Next generation sequencing technology provides lots of information about species, serovar, virulence, pathogenicity, antimicrobial resistance, and subtype of bacteria in just one sequencing test. WGS can generate high-quality sequence data in public health laboratories with better identification of clinical strains relating them to outbreak strains with better determination of virulence and antimicrobial-resistance genes. WGS has already dramatically changed the field of genomics and could enable researchers to study gene expression by sequencing RNA and examining host-pathogen interactions (Oakeson et al., 2017).
WGS can also be used to identify the path of disease transmission within a population and provide information on the probable source. It is essential for mutation detection and in understanding of genetics of Salmonella and other microorganisms. It can also evaluate the evolution of strains during an outbreak and detect contextual data on the genetic interrelatedness (Gilchrist et al., 2015). A major application for WGS is to identify outbreak clusters and efficiently infer phylogenies from the sequencing reads (Ahrenfeldt et al., 2017).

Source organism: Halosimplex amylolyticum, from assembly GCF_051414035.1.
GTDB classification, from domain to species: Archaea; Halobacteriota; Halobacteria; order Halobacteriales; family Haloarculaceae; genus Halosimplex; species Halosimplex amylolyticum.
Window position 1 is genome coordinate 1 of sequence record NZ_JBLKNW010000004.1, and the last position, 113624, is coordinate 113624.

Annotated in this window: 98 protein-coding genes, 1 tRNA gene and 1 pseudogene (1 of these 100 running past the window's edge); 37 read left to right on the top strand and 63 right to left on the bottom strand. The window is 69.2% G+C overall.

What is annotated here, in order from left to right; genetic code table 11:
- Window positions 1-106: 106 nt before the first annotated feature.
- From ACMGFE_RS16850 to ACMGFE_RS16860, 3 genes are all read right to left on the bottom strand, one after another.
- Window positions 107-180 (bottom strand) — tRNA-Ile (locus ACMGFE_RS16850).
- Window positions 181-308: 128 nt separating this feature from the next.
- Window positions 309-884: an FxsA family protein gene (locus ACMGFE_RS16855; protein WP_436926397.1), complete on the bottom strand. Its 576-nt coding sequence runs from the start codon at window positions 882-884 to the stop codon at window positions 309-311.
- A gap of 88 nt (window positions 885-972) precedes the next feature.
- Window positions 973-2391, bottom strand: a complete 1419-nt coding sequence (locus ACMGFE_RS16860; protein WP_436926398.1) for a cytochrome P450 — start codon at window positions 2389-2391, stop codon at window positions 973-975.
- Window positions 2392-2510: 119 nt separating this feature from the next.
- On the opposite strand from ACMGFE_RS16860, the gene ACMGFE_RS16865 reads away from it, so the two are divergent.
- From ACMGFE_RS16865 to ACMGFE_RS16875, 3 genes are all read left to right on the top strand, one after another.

WGS is used now as an alternative technique for obtaining fast and reliable serotype information (Gymoese et al., 2017). In this study we evaluate the potential use of WGS to serve as the sole method for the routine serotyping of Salmonella isolates. This approach offers a rapid identification of Salmonella serotypes as well as, identifying an array of single nucleotide polymorphisms (SNP) within the genome. These SNPs can be used to investigate the epidemiology of an outbreak to link human cases of illness to the point source of contamination and differentiate between outbreak-related and unrelated sporadic clinical cases (Lienau et al., 2011). WGS also has the potential to provide researchers and clinicians with additional information regarding antibiotic resistance markers and virulence factors to better understand serotypes and to quickly identify, and investigate outbreaks while providing trace-back and trace-forward information (Inns et al., 2015; Taylor et al., 2015).